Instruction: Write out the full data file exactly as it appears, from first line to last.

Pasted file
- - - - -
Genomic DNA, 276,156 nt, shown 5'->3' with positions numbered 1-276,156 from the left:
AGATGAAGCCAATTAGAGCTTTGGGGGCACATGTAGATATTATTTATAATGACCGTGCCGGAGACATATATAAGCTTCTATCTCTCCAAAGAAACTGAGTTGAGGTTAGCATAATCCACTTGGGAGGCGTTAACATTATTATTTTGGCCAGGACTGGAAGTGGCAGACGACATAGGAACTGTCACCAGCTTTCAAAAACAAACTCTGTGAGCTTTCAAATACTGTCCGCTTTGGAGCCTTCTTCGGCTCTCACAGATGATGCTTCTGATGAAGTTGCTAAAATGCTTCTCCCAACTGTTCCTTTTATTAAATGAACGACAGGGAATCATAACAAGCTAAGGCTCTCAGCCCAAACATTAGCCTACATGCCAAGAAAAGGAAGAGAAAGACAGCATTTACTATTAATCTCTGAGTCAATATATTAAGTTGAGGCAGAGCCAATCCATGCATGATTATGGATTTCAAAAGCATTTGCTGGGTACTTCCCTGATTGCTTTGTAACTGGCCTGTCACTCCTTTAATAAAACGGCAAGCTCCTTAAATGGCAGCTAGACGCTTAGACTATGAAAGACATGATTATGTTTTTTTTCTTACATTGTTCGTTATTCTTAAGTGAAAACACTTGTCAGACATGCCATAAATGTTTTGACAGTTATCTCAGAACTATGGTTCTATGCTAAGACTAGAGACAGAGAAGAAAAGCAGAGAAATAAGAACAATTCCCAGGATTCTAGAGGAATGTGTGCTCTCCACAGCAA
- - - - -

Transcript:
Genomic DNA, 276,156 nt, shown 5'->3' with positions numbered 1-276,156 from the left:
AGATGAAGCCAATTAGAGCTTTGGGGGCACATGTAGATATTATTTATAATGACCGTGCCGGAGACATATATAAGCTTCTATCTCTCCAAAGAAACTGAGTTGAGGTTAGCATAATCCACTTGGGAGGCGTTAACATTATTATTTTGGCCAGGACTGGAAGTGGCAGACGACATAGGAACTGTCACCAGCTTTCAAAAACAAACTCTGTGAGCTTTCAAATACTGTCCGCTTTGGAGCCTTCTTCGGCTCTCACAGATGATGCTTCTGATGAAGTTGCTAAAATGCTTCTCCCAACTGTTCCTTTTATTAAATGAACGACAGGGAATCATAACAAGCTAAGGCTCTCAGCCCAAACATTAGCCTACATGCCAAGAAAAGGAAGAGAAAGACAGCATTTACTATTAATCTCTGAGTCAATATATTAAGTTGAGGCAGAGCCAATCCATGCATGATTATGGATTTCAAAAGCATTTGCTGGGTACTTCCCTGATTGCTTTGTAACTGGCCTGTCACTCCTTTAATAAAACGGCAAGCTCCTTAAATGGCAGCTAGACGCTTAGACTATGAAAGACATGATTATGTTTTTTTTCTTACATTGTTCGTTATTCTTAAGTGAAAACACTTGTCAGACATGCCATAAATGTTTTGACAGTTATCTCAGAACTATGGTTCTATGCTAAGACTAGAGACAGAGAAGAAAAGCAGAGAAATAAGAACAATTCCCAGGATTCTAGAGGAATGTGTGCTCTCCACAGCAA